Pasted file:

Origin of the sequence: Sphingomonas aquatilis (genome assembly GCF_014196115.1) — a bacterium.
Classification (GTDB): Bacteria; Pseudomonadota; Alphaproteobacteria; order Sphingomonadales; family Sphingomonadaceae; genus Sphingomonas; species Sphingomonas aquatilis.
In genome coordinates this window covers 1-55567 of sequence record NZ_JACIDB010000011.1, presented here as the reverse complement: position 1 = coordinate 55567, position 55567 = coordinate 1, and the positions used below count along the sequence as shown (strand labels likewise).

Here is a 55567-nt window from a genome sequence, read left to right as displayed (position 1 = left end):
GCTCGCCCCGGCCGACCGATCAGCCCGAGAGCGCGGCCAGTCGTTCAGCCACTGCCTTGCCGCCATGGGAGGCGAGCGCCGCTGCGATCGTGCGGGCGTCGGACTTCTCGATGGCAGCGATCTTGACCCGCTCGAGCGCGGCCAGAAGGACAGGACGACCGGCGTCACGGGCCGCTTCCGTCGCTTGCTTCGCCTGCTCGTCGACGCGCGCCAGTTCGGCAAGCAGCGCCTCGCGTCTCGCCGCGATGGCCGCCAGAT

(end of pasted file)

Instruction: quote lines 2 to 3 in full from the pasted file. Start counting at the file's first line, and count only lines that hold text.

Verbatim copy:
Classification (GTDB): Bacteria; Pseudomonadota; Alphaproteobacteria; order Sphingomonadales; family Sphingomonadaceae; genus Sphingomonas; species Sphingomonas aquatilis.
In genome coordinates this window covers 1-55567 of sequence record NZ_JACIDB010000011.1, presented here as the reverse complement: position 1 = coordinate 55567, position 55567 = coordinate 1, and the positions used below count along the sequence as shown (strand labels likewise).